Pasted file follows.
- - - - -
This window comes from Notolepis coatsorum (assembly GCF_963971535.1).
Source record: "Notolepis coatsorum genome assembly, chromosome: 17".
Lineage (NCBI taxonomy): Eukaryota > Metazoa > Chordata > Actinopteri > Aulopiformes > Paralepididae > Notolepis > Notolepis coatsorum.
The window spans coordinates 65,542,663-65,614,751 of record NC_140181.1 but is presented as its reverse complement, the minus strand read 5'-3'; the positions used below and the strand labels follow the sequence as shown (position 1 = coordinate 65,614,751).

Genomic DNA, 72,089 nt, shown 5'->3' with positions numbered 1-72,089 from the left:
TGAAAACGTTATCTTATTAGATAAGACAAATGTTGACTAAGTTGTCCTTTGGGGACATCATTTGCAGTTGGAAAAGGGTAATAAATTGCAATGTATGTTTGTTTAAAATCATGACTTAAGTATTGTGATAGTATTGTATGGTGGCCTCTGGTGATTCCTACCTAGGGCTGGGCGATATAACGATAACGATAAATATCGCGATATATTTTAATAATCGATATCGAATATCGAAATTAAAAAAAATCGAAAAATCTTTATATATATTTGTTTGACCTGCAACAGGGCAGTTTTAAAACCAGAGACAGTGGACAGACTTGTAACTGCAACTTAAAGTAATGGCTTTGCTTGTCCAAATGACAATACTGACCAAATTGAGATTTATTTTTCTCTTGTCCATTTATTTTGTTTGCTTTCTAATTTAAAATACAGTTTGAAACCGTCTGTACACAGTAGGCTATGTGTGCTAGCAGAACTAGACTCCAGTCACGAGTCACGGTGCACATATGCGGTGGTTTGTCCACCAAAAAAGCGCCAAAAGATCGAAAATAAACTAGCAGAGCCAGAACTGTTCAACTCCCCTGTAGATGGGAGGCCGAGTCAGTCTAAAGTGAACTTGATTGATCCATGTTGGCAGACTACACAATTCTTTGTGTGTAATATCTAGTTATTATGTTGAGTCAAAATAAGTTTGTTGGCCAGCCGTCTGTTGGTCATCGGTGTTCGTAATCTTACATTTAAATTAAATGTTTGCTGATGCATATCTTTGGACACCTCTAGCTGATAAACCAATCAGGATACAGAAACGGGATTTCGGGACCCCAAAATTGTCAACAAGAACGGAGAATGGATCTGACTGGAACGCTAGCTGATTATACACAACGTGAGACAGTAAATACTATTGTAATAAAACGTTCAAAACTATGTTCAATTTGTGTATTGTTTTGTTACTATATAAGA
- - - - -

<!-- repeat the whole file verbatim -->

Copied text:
This window comes from Notolepis coatsorum (assembly GCF_963971535.1).
Source record: "Notolepis coatsorum genome assembly, chromosome: 17".
Lineage (NCBI taxonomy): Eukaryota > Metazoa > Chordata > Actinopteri > Aulopiformes > Paralepididae > Notolepis > Notolepis coatsorum.
The window spans coordinates 65,542,663-65,614,751 of record NC_140181.1 but is presented as its reverse complement, the minus strand read 5'-3'; the positions used below and the strand labels follow the sequence as shown (position 1 = coordinate 65,614,751).

Genomic DNA, 72,089 nt, shown 5'->3' with positions numbered 1-72,089 from the left:
TGAAAACGTTATCTTATTAGATAAGACAAATGTTGACTAAGTTGTCCTTTGGGGACATCATTTGCAGTTGGAAAAGGGTAATAAATTGCAATGTATGTTTGTTTAAAATCATGACTTAAGTATTGTGATAGTATTGTATGGTGGCCTCTGGTGATTCCTACCTAGGGCTGGGCGATATAACGATAACGATAAATATCGCGATATATTTTAATAATCGATATCGAATATCGAAATTAAAAAAAATCGAAAAATCTTTATATATATTTGTTTGACCTGCAACAGGGCAGTTTTAAAACCAGAGACAGTGGACAGACTTGTAACTGCAACTTAAAGTAATGGCTTTGCTTGTCCAAATGACAATACTGACCAAATTGAGATTTATTTTTCTCTTGTCCATTTATTTTGTTTGCTTTCTAATTTAAAATACAGTTTGAAACCGTCTGTACACAGTAGGCTATGTGTGCTAGCAGAACTAGACTCCAGTCACGAGTCACGGTGCACATATGCGGTGGTTTGTCCACCAAAAAAGCGCCAAAAGATCGAAAATAAACTAGCAGAGCCAGAACTGTTCAACTCCCCTGTAGATGGGAGGCCGAGTCAGTCTAAAGTGAACTTGATTGATCCATGTTGGCAGACTACACAATTCTTTGTGTGTAATATCTAGTTATTATGTTGAGTCAAAATAAGTTTGTTGGCCAGCCGTCTGTTGGTCATCGGTGTTCGTAATCTTACATTTAAATTAAATGTTTGCTGATGCATATCTTTGGACACCTCTAGCTGATAAACCAATCAGGATACAGAAACGGGATTTCGGGACCCCAAAATTGTCAACAAGAACGGAGAATGGATCTGACTGGAACGCTAGCTGATTATACACAACGTGAGACAGTAAATACTATTGTAATAAAACGTTCAAAACTATGTTCAATTTGTGTATTGTTTTGTTACTATATAAGA